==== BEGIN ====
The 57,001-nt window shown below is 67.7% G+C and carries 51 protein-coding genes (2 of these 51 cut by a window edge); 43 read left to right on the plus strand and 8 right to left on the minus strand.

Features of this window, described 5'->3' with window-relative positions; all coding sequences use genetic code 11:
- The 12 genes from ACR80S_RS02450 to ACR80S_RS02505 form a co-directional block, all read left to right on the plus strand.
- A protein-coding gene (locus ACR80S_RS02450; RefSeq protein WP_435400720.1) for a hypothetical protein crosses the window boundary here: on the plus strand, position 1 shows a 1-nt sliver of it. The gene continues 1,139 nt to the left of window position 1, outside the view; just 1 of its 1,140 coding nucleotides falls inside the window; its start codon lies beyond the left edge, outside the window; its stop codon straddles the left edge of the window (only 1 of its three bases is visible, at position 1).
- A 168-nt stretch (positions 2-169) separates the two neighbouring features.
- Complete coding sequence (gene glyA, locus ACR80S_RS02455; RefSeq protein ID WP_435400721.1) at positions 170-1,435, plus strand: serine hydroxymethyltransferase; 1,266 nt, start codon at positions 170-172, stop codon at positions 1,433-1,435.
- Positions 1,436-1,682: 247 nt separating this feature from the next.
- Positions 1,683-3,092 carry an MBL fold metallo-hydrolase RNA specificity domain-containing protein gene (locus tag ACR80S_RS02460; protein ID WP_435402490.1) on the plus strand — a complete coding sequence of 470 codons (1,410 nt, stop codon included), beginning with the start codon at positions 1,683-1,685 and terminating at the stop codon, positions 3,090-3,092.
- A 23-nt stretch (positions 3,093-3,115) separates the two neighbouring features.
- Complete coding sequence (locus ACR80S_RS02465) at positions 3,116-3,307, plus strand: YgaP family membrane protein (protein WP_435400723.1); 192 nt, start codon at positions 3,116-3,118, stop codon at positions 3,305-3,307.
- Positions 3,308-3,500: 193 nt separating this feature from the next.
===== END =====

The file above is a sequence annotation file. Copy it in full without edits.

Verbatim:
The 57,001-nt window shown below is 67.7% G+C and carries 51 protein-coding genes (2 of these 51 cut by a window edge); 43 read left to right on the plus strand and 8 right to left on the minus strand.

Features of this window, described 5'->3' with window-relative positions; all coding sequences use genetic code 11:
- The 12 genes from ACR80S_RS02450 to ACR80S_RS02505 form a co-directional block, all read left to right on the plus strand.
- A protein-coding gene (locus ACR80S_RS02450; RefSeq protein WP_435400720.1) for a hypothetical protein crosses the window boundary here: on the plus strand, position 1 shows a 1-nt sliver of it. The gene continues 1,139 nt to the left of window position 1, outside the view; just 1 of its 1,140 coding nucleotides falls inside the window; its start codon lies beyond the left edge, outside the window; its stop codon straddles the left edge of the window (only 1 of its three bases is visible, at position 1).
- A 168-nt stretch (positions 2-169) separates the two neighbouring features.
- Complete coding sequence (gene glyA, locus ACR80S_RS02455; RefSeq protein ID WP_435400721.1) at positions 170-1,435, plus strand: serine hydroxymethyltransferase; 1,266 nt, start codon at positions 170-172, stop codon at positions 1,433-1,435.
- Positions 1,436-1,682: 247 nt separating this feature from the next.
- Positions 1,683-3,092 carry an MBL fold metallo-hydrolase RNA specificity domain-containing protein gene (locus tag ACR80S_RS02460; protein ID WP_435402490.1) on the plus strand — a complete coding sequence of 470 codons (1,410 nt, stop codon included), beginning with the start codon at positions 1,683-1,685 and terminating at the stop codon, positions 3,090-3,092.
- A 23-nt stretch (positions 3,093-3,115) separates the two neighbouring features.
- Complete coding sequence (locus ACR80S_RS02465) at positions 3,116-3,307, plus strand: YgaP family membrane protein (protein WP_435400723.1); 192 nt, start codon at positions 3,116-3,118, stop codon at positions 3,305-3,307.
- Positions 3,308-3,500: 193 nt separating this feature from the next.